The journal is contained in two leather-bound quarto volumes, of page-size 9⅛ × 7¼ in. (23.2 × 18 cm.). Apparently Banks made up the pages himself by taking larger sheets, folding them in half, and then folding them again transversely, so producing a set of four leaves. He then sometimes placed other leaves inside these, giving himself sections of from four to sixteen leaves. So at least the volumes as bound seem to imply, with watermarks often occurring on four or more consecutive leaves, or with a succession of leaves lacking any watermark at all. He then gave himself a guide to both inner and outer margins by further folding.1 Volume I comprises the period 25 August 1768–14 August 1769, pp. 1–332, followed by the description of ‘Manners and Customs of the South Sea Islands’, pp. 333–437, with three blank leaves at the end. Banks occasionally slipped in his numbering: p.33 is repeated; 220 is numbered 120; pp.242–366 were first numbered 142–266 and then corrected, while there is no 391 or 393 at all; and so on. After writing a number of pages — how many it is impossible to say — he added ‘running-heads’, generally of geographical names, which he very rarely mentioned in his text, or some like indication of the ship's position, together with the month and the year. His ‘Manners and Customs’ pages have a general running head. Bound in between the two pp.33 is a one page list of Madeira fish and a list of Madeira plants, pp. 1–13; between pp.62 and 63 is his memorandum on electrical experiments, pp. 1–13; between pp. 131 and 132 a list of Plantae Brasilienses, 11 pp. unnumbered; between pp.176 and 177 a list of plants of Tierra del Fuego, pp. 1–6; and between pp.214 and 215 Dr Nathaniel Hulme's letter on the use of citrus juices. All these are printed in Appendix I of the present work, Vol. II, pp. 276 ff.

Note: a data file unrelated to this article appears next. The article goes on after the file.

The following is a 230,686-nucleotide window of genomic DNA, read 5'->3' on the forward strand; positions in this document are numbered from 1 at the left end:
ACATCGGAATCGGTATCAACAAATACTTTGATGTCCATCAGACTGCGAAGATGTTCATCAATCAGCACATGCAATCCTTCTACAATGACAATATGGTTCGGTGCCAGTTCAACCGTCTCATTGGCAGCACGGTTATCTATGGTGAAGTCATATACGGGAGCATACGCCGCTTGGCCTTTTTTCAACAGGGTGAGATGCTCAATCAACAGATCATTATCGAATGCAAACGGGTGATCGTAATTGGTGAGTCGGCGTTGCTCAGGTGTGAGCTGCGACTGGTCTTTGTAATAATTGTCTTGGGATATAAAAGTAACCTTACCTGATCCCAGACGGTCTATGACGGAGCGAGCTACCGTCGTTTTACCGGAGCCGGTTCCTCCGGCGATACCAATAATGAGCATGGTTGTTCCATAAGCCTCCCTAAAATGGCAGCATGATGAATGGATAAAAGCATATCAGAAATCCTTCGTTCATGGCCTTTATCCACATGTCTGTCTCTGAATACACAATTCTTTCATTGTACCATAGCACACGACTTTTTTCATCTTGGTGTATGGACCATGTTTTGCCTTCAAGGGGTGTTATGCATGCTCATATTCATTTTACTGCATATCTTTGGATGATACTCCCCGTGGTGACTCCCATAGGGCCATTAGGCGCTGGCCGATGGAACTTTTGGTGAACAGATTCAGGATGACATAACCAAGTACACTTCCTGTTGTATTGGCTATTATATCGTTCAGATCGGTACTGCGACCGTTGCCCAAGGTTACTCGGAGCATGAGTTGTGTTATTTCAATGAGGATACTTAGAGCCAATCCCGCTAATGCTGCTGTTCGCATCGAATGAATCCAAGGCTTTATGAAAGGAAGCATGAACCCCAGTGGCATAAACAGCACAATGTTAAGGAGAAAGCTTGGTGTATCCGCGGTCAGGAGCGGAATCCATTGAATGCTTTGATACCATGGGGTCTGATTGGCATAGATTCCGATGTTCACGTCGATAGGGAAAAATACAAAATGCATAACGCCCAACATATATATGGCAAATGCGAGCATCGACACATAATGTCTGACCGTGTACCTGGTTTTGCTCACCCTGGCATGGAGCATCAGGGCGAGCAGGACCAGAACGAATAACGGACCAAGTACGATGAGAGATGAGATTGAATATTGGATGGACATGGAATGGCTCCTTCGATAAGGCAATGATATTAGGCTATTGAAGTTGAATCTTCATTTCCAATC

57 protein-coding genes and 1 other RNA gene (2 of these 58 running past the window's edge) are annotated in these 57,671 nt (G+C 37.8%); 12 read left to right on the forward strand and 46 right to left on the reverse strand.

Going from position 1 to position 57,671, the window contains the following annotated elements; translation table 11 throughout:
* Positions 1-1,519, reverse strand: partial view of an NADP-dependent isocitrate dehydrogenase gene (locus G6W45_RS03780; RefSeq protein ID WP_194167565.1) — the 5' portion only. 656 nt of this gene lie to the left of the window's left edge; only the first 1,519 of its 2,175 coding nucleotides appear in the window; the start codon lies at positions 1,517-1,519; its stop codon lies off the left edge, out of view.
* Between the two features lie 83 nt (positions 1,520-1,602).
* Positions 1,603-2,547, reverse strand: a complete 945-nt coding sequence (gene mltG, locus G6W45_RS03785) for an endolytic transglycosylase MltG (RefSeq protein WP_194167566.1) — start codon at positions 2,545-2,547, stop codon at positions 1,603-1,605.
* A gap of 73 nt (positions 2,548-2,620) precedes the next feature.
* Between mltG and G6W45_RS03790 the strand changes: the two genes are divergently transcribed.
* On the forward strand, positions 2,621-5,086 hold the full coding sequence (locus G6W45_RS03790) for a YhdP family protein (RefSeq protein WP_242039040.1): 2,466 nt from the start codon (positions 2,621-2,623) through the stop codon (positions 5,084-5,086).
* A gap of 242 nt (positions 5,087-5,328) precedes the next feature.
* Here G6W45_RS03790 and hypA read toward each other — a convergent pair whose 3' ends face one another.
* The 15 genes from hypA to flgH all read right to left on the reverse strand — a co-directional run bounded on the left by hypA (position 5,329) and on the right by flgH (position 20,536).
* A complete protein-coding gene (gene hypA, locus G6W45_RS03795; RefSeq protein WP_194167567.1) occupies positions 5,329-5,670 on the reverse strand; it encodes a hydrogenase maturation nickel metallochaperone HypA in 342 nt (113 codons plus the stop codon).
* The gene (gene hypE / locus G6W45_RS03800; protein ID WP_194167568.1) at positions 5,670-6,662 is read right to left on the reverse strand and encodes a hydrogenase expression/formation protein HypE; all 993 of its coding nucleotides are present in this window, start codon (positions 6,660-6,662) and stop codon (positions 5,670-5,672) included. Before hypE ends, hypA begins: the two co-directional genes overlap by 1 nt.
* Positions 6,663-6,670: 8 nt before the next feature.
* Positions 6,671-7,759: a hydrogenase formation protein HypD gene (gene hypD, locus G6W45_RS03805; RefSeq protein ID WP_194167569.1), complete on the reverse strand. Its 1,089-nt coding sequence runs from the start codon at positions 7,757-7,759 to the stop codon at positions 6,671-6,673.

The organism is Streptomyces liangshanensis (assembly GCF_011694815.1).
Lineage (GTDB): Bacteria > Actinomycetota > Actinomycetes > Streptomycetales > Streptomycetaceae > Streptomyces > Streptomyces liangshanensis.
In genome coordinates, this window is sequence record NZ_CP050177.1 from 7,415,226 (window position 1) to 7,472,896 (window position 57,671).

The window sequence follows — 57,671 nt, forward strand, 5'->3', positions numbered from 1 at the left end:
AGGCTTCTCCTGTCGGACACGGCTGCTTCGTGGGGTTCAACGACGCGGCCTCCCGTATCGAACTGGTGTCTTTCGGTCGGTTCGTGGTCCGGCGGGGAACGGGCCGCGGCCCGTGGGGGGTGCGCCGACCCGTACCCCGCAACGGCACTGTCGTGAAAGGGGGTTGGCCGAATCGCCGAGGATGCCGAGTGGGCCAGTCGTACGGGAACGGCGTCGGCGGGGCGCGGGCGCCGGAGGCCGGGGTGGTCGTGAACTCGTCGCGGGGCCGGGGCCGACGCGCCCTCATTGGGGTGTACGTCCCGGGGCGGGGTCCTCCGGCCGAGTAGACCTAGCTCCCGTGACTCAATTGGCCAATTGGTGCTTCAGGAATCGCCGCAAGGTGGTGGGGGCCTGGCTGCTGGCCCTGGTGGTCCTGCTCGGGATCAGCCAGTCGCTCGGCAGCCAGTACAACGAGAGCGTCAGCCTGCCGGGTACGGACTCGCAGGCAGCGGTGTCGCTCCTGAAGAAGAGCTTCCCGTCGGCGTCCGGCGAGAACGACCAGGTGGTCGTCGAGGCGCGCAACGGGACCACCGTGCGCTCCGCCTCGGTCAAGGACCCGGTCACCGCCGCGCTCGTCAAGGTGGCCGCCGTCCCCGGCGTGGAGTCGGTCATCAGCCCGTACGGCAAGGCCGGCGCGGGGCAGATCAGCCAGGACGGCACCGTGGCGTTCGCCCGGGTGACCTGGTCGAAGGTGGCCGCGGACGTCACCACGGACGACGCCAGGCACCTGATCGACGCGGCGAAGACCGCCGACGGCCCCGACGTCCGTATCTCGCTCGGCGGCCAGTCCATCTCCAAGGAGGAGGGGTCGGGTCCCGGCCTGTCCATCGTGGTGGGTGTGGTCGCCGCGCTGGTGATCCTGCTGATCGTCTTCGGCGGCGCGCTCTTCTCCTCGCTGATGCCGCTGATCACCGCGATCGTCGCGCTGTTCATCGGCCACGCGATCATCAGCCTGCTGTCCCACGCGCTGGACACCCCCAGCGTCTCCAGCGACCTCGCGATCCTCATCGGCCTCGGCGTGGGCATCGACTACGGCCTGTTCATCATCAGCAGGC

Volume II comprises the period 15 August 1769–12 July 1771 The pages are numbered 1–603, which latter figure should be 703, as p. 301 is followed by 202. In the second series of 200's p. 243 is followed immediately by 246 on the verso side of the same leaf; pp. 10, 568, and 574 are blanks. Banks follows the same plan of writing as in his first volume. Whether he thought in terms of volumes is uncertain: the blank leaves at the end of Volume I may perhaps argue that he did, though it is much more likely that they are accounted for by the fact that while he was writing